AFTER being jailed for 27 years for fighting apartheid, the late former South African president Nelson Mandela observed that “no one truly knows a nation until one has been inside its jails.
A nation should not be judged by how it treats its highest citizens, but its lowest ones”.
Going by Mandela’s observation, what happened last Friday at Chikurubi Maximum prison, where close to 900 prisoners demonstrated against poor living conditions and poor diet leading to the death of several prisoners, mirrors the parlous state of the nation.
While official figures of deaths stood at five on Wednesday, prison guards claim that as many as 13 prisoners have since died. It has been long in coming.
While investigations continue the Chikurubi, prisoners apparently could not take the dire jail conditions any longer, setting blankets on fire and destroying property and a wall in a bid to escape hunger and disease.
Since Independence in 1980, conditions at the country’s prisons — like everything else — have been deteriorating at an alarming rate to the extent that ministers in the unity government (2009-2013) declared prisons were not fit for human habitation. Police cells have also been condemned for the same reasons.
Last year a commission led by a Supreme Court judge Justice Rita Makarau decried overcrowding, poor diet and a high prevalence of disease and pestilence in the country’s jails.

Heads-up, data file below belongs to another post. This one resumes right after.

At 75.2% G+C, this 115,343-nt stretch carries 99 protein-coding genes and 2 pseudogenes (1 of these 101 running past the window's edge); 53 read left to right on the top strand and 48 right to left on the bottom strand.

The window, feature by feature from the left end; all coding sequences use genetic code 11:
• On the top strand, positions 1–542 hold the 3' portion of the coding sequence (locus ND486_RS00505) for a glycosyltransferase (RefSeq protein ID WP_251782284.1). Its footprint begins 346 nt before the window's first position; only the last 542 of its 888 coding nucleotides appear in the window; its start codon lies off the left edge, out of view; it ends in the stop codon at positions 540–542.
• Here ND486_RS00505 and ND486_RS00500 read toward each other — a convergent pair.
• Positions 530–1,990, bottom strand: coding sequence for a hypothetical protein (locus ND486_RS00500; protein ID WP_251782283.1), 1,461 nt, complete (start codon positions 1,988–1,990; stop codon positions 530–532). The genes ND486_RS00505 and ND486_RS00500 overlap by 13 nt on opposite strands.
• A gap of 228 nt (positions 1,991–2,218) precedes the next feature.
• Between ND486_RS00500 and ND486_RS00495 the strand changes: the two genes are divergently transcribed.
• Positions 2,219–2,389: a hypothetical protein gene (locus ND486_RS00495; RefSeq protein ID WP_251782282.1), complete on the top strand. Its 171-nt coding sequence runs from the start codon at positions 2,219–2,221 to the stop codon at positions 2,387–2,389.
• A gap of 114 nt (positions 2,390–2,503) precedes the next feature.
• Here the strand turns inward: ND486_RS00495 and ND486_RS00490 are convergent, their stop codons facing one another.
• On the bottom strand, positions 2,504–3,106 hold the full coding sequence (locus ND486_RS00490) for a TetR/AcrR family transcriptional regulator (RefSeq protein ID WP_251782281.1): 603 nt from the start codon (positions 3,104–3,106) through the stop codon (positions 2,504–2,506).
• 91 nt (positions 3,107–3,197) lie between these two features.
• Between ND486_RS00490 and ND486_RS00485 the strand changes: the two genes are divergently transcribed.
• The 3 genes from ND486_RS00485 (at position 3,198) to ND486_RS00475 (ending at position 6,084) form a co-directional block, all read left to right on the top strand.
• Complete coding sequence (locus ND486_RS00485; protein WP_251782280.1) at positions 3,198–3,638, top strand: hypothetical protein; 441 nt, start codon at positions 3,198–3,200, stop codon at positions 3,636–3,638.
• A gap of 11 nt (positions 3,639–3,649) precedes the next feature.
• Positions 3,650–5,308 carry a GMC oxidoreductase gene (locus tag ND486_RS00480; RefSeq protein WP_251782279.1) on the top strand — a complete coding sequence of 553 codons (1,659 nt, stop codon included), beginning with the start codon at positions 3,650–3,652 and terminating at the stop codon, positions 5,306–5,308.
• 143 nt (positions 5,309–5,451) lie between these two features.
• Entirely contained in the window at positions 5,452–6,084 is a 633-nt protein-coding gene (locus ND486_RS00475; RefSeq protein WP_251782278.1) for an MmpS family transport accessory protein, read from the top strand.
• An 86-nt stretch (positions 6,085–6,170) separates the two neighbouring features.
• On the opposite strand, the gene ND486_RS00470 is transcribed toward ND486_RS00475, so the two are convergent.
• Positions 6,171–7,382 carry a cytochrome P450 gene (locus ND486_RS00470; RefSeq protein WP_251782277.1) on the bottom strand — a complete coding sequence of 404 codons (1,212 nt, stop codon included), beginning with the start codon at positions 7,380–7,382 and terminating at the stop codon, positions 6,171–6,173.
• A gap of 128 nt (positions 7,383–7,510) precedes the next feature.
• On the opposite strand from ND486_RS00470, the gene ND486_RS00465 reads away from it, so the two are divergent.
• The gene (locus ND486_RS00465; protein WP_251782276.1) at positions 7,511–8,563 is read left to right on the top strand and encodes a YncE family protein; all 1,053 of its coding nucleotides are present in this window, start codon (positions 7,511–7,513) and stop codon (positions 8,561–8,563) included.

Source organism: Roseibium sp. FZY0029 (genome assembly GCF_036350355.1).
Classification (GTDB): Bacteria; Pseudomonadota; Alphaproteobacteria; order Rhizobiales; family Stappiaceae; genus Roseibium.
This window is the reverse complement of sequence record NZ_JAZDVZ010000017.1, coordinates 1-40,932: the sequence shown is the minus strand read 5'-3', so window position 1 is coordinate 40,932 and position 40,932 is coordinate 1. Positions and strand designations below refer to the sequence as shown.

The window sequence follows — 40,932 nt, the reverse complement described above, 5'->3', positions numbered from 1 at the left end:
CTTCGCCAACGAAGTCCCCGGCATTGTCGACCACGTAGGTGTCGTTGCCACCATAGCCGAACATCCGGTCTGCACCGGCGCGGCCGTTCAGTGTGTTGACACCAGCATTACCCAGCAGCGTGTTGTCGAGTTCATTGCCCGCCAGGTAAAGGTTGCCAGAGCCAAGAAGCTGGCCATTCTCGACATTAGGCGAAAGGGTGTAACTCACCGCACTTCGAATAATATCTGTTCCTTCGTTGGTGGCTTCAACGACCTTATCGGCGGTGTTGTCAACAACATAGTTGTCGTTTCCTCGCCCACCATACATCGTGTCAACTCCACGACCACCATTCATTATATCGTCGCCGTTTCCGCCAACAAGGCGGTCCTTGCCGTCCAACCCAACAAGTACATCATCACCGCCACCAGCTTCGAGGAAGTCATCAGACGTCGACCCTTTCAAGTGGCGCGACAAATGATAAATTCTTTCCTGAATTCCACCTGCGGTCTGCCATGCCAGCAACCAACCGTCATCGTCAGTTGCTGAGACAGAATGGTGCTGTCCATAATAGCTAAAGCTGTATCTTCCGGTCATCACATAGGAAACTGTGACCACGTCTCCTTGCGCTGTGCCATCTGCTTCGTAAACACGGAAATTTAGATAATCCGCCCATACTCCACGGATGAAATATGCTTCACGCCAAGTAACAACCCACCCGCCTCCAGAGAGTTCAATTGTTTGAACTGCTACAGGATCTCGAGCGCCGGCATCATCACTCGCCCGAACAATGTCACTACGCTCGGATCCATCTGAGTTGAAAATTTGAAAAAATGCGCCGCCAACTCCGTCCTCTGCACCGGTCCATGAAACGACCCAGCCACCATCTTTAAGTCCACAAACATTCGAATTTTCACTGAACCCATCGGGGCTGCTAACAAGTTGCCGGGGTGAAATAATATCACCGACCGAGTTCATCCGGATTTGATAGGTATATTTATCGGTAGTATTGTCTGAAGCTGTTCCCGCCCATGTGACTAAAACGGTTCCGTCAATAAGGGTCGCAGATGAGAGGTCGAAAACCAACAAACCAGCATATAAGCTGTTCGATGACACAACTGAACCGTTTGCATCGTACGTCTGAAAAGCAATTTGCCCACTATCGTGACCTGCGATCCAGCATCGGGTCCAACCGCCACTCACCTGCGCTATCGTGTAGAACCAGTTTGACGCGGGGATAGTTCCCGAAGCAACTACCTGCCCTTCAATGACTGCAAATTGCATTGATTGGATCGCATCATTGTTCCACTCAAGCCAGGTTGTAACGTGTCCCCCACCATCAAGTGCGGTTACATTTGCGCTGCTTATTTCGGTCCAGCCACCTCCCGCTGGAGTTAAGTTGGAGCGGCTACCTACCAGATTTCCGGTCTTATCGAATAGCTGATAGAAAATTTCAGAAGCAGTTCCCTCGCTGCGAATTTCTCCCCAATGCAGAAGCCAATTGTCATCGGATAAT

Also in 2014, a parliamentary committee raised the same issues — bordering on human rights abuses — and urged authorities to act on the state of the country’s prisons.
Speaking to the Zimbabwe Independent ex-Chikurubi Maximum Security Prison convict, Allen Moyo, said prison conditions are pathetic and government should do something before more prisoners die of starvation and outbreak of diseases.
“There are always piles of human waste in the toilets because flushing is done once a from outside the cells,” he said.
“The food is bad because at times porridge is served without sugar, cabbages are cooked without cooking oil and occasionally prisoners have to combine lunch and supper as one meal.”
A CIO operative and apartheid South Africa’s double agent Kevin Woods, who spent 18 years in the notorious Chikurubi Maximum security prison describes in graphic detail the horror and inhuman conditions which Zimbabwe’s prisoners find themselves in.